The art of changing your habits is to consciously, and deliberately engrain new habits over the old.
Replacing the undesirable with the new and preferred through deliberate repetition.
There are many great books that break down the science of habit and undoubtedly have influenced my entire philosophy of life, productivity and ultimately fulfillment.
I have always been somewhat obsessed with what I have coined “The relentless pursuit of better”
Upon that journey in my lifetime (between 5-8 years ago) as I was just discovering my own unique strengths, weaknesses and love for personal development I luckily read these books.
Those three books are;
1. The Talent Code
2. The Power of Habit
3. Atomic Habits
These books have connected many dots for me and gave me the context of “why” things are the way they are when it comes to habits and our personal outcomes in life or any endeavor for that matter.
I had the interesting experience of dancing with addiction. I picked up smoking when I was 23 years old (I am 38 now) and had soon become a “2 pack a day” smoker. If you have ever tried to quit anything highly addictive, you can attest that it is a process and it is a very complex web of triggers, motivations, responses and reinforcing habits.
I had always understood the power of routine and that if you wanted something you had to first take the actions to get there and to take the actions to get there you have to deliberately plan or map it out. Then try, fail, adjust, try again, fail, adjust again until you finally came to a solution or habit that stuck.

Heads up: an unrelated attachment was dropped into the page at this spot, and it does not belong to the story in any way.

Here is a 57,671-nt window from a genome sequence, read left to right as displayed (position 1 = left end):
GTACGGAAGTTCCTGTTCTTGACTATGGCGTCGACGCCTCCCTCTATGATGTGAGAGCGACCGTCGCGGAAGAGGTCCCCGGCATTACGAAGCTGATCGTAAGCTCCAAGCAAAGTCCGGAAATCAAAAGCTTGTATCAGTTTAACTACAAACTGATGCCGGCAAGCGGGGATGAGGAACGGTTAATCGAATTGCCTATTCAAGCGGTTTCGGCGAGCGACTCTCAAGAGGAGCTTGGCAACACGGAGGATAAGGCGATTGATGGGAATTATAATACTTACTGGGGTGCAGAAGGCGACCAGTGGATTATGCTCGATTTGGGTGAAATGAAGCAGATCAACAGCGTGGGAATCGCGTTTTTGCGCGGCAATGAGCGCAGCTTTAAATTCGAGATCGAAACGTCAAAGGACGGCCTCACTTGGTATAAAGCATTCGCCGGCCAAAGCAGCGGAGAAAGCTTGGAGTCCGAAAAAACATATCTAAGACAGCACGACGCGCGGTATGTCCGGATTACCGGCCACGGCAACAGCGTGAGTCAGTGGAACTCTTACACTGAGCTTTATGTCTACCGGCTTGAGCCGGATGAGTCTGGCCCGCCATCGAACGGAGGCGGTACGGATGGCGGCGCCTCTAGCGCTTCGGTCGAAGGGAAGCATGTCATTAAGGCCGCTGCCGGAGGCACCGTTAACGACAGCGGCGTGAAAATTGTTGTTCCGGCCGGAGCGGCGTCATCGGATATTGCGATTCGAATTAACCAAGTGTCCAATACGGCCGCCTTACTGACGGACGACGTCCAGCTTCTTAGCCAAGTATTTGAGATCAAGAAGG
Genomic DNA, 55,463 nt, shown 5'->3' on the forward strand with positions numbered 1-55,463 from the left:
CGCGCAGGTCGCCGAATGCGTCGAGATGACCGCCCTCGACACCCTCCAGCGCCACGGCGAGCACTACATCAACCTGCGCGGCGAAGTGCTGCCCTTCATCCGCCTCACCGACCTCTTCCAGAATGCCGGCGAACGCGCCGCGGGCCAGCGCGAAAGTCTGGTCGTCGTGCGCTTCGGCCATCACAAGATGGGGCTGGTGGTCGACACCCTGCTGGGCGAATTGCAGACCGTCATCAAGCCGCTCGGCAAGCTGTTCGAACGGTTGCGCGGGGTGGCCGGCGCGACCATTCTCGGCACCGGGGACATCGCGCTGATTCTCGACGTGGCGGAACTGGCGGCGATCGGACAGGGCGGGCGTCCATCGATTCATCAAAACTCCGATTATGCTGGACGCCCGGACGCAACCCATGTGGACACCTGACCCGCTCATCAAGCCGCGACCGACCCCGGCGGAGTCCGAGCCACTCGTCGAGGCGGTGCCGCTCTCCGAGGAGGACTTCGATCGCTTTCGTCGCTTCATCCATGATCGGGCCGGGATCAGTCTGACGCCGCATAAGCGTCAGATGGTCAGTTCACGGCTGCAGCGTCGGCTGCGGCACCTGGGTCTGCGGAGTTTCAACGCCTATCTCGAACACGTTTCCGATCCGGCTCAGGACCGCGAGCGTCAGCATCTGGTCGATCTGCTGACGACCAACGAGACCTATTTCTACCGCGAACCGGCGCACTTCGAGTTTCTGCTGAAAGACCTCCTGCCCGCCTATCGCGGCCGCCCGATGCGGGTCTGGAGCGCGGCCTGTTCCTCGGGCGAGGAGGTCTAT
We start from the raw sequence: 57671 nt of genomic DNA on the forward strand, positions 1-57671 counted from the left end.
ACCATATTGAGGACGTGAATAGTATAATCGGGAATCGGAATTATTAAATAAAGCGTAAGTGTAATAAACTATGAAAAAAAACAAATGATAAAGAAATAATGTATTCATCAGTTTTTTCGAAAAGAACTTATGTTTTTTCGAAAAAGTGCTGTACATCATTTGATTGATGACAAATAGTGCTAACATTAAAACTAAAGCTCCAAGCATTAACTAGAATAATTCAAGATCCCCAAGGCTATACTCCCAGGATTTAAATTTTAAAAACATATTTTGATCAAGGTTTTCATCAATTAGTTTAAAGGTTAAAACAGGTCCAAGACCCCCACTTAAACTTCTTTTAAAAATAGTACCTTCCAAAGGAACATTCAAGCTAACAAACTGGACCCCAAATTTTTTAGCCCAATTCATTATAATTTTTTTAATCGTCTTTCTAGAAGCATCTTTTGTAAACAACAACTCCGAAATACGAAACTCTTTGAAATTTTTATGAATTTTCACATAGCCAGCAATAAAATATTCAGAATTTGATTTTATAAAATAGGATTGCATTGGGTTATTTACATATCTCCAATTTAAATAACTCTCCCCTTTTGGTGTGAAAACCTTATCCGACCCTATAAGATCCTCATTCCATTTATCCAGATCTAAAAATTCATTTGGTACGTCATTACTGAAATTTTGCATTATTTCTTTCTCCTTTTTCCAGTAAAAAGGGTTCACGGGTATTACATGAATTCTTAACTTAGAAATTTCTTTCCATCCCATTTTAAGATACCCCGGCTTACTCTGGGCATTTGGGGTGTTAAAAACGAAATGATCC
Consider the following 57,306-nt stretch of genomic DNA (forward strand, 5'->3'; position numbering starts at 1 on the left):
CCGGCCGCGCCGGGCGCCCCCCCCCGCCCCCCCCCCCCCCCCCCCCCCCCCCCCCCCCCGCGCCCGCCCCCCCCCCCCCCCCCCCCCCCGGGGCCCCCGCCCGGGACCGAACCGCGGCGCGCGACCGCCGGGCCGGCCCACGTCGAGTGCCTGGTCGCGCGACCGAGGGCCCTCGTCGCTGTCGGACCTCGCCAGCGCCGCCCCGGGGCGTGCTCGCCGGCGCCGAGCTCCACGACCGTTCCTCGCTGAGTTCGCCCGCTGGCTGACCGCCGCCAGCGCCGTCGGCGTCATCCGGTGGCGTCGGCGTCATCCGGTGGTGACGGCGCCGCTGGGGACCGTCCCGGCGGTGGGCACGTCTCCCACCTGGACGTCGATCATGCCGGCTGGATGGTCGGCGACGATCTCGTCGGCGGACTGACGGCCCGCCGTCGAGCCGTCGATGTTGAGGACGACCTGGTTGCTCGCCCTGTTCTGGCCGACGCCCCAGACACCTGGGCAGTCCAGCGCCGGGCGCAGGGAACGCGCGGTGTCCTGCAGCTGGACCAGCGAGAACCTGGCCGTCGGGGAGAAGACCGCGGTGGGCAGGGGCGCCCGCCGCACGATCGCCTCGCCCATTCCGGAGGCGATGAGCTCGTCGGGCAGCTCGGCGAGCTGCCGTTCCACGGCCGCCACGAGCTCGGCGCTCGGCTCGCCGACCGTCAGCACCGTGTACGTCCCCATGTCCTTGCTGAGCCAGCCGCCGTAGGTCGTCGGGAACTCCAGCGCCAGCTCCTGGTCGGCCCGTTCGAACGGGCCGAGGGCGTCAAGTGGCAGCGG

When I say “dance with” a concept, I mean using many opportunities in life to experiment, learn, implement, adapt etc…
How to form lasting habits (or get rid of “bad” habits) was an early obsession of mine and I have had the opportunity to not only learn and observe on myself, but also in helping thousands of people. Watching and observing who succeeded, why they succeeded, who failed and why they failed. It was enlightening to say the least.
Think of habits like ski tracks in the snow. The longer you have enforced the habit or pattern the deeper the grooves. Repetition. Now imagine time+repetition. Imagine how deep those grooves are after years and years of repetitively doing some (good or bad).